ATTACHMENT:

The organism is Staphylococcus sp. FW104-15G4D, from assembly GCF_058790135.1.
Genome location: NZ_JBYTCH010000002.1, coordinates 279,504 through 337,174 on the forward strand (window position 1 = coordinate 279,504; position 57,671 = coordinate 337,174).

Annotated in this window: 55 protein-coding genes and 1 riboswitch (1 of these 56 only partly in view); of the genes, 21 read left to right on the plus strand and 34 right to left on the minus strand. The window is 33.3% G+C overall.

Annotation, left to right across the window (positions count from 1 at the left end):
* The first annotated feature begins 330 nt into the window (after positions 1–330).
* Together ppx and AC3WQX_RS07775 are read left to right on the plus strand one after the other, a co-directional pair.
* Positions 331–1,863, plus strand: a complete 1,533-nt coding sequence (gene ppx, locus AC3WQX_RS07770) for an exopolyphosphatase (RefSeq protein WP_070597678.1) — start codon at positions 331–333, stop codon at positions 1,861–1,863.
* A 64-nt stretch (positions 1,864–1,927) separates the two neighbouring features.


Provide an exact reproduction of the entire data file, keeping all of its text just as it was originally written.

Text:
The organism is Staphylococcus sp. FW104-15G4D, from assembly GCF_058790135.1.
Genome location: NZ_JBYTCH010000002.1, coordinates 279,504 through 337,174 on the forward strand (window position 1 = coordinate 279,504; position 57,671 = coordinate 337,174).

Annotated in this window: 55 protein-coding genes and 1 riboswitch (1 of these 56 only partly in view); of the genes, 21 read left to right on the plus strand and 34 right to left on the minus strand. The window is 33.3% G+C overall.

Annotation, left to right across the window (positions count from 1 at the left end):
* The first annotated feature begins 330 nt into the window (after positions 1–330).
* Together ppx and AC3WQX_RS07775 are read left to right on the plus strand one after the other, a co-directional pair.
* Positions 331–1,863, plus strand: a complete 1,533-nt coding sequence (gene ppx, locus AC3WQX_RS07770) for an exopolyphosphatase (RefSeq protein WP_070597678.1) — start codon at positions 331–333, stop codon at positions 1,861–1,863.
* A 64-nt stretch (positions 1,864–1,927) separates the two neighbouring features.